Tinnarose, Otis the Destroyer, Darkbird, Good Field, Hard Riffs at Hotel Vegas 9 p.m.
There are a raft of great lineups Thursday. It was difficult to choose a single show to feature but Red River Cultural District and Heard Presents lineup is pretty hard to beat. The Garage roster alone with Whiskey Shivers, Sailor Poon, Booher, Poly Action would be worth braving the cold for yet, Otis the Destroyer, Megafauna, Leevees, Holy Knives, Hard Riffs and Rival Waves will all be inside the Control Room with a lot of loud guitars and energy.
Both Otis and Megafauna are perfect for fans of old school, hard charging guitar rock. Whiskey Shivers put on one of the best live shows in town. You can’t beat their energy. Sailor Poon’s Saturnalia Festival set was enough fun that we want more as soon as possible. If you make it early enough you’ll be wowed by Ray Garza’s Poly Action who kick off the festivities at 8 p.m.
8 p.m. Poly Action
9 p.m. Booher
10 p.m. Sailor Poon
11 p.m. Whiskey Shivers
9:15 p.m. Rival Waves
10:15 pm. Hard Riffs
11:15 p.m. Megafauna
12:15 p.m. Otis the Destroyer
1:15 a.m. Holy Knives
The Void Martial Arts presents Riverboat Gamblers, American Sharks, Eagle Claw, Billy King and the Bad Bad Bad at Barracuda 8 p.m.
RRCD and C3 Presents Jackie Venson, Mobley, Melat at Stubb’s Inside 8 p.m.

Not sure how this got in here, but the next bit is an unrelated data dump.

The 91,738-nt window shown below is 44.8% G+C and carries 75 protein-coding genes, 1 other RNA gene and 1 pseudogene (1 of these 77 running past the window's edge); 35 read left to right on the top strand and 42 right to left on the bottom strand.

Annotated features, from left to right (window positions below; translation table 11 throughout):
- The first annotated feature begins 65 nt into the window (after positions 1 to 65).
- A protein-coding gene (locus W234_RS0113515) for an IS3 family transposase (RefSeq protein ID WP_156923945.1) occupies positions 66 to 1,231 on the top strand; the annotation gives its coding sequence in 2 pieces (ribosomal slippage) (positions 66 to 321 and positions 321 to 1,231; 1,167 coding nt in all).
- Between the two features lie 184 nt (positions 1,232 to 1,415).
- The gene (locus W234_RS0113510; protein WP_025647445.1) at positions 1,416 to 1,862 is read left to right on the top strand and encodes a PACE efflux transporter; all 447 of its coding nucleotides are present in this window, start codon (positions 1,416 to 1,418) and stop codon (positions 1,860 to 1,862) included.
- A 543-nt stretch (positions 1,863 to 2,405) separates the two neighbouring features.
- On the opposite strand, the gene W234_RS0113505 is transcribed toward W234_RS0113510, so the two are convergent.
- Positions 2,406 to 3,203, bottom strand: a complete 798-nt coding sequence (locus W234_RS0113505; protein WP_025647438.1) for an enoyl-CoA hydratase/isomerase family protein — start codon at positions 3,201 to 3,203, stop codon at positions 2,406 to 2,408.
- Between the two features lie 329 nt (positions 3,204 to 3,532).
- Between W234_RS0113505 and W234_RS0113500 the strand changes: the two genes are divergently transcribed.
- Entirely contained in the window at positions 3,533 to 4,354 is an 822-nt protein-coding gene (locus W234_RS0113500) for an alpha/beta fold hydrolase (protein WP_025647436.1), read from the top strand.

Sahara Lounge is entering the Free Week fray with a damn fine lineup Friday at 7 p.m. presented by High Brew Coffee and The Cosmic Clash. Headliner, BLXPTN might be one of Austin’s more underrated bands. The former duo of drummer and vocalist TaSzlin Muerte and guitarist, singer, and synth player Jonathan Horstmann added drummer Jeremy Kivett to the lineup recently, adding heft to an already formidable band that plays an amalgam of punk and electronic industrial with a politically-charged commentary.
We caught Como Las Movies for the first time at Mosaic Sound Collective. They have a Latin-based sound that incorporates various styles. Similar to Money Chicha (some songs feature Cumbia) but a different arrangement with a four-piece band that gels together cohesively. Some songs sound like a film soundtrack hence the moniker.